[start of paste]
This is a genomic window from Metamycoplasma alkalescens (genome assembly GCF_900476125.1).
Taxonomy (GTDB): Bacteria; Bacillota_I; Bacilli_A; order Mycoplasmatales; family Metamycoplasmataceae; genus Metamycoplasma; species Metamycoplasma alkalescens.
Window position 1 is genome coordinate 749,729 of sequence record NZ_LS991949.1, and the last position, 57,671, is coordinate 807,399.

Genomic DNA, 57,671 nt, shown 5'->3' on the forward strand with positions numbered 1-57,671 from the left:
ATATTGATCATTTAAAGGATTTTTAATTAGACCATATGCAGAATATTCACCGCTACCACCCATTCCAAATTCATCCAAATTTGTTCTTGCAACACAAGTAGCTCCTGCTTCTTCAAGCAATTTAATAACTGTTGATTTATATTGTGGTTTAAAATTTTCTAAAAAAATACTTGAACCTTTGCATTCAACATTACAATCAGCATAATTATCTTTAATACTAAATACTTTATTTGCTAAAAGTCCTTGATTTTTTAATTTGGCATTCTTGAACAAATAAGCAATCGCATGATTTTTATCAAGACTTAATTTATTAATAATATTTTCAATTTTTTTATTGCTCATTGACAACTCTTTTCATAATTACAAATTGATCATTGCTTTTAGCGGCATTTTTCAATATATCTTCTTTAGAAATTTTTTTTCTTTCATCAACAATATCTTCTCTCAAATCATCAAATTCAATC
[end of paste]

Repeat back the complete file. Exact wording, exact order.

This is a genomic window from Metamycoplasma alkalescens (genome assembly GCF_900476125.1).
Taxonomy (GTDB): Bacteria; Bacillota_I; Bacilli_A; order Mycoplasmatales; family Metamycoplasmataceae; genus Metamycoplasma; species Metamycoplasma alkalescens.
Window position 1 is genome coordinate 749,729 of sequence record NZ_LS991949.1, and the last position, 57,671, is coordinate 807,399.

Genomic DNA, 57,671 nt, shown 5'->3' on the forward strand with positions numbered 1-57,671 from the left:
ATATTGATCATTTAAAGGATTTTTAATTAGACCATATGCAGAATATTCACCGCTACCACCCATTCCAAATTCATCCAAATTTGTTCTTGCAACACAAGTAGCTCCTGCTTCTTCAAGCAATTTAATAACTGTTGATTTATATTGTGGTTTAAAATTTTCTAAAAAAATACTTGAACCTTTGCATTCAACATTACAATCAGCATAATTATCTTTAATACTAAATACTTTATTTGCTAAAAGTCCTTGATTTTTTAATTTGGCATTCTTGAACAAATAAGCAATCGCATGATTTTTATCAAGACTTAATTTATTAATAATATTTTCAATTTTTTTATTGCTCATTGACAACTCTTTTCATAATTACAAATTGATCATTGCTTTTAGCGGCATTTTTCAATATATCTTCTTTAGAAATTTTTTTTCTTTCATCAACAATATCTTCTCTCAAATCATCAAATTCAATC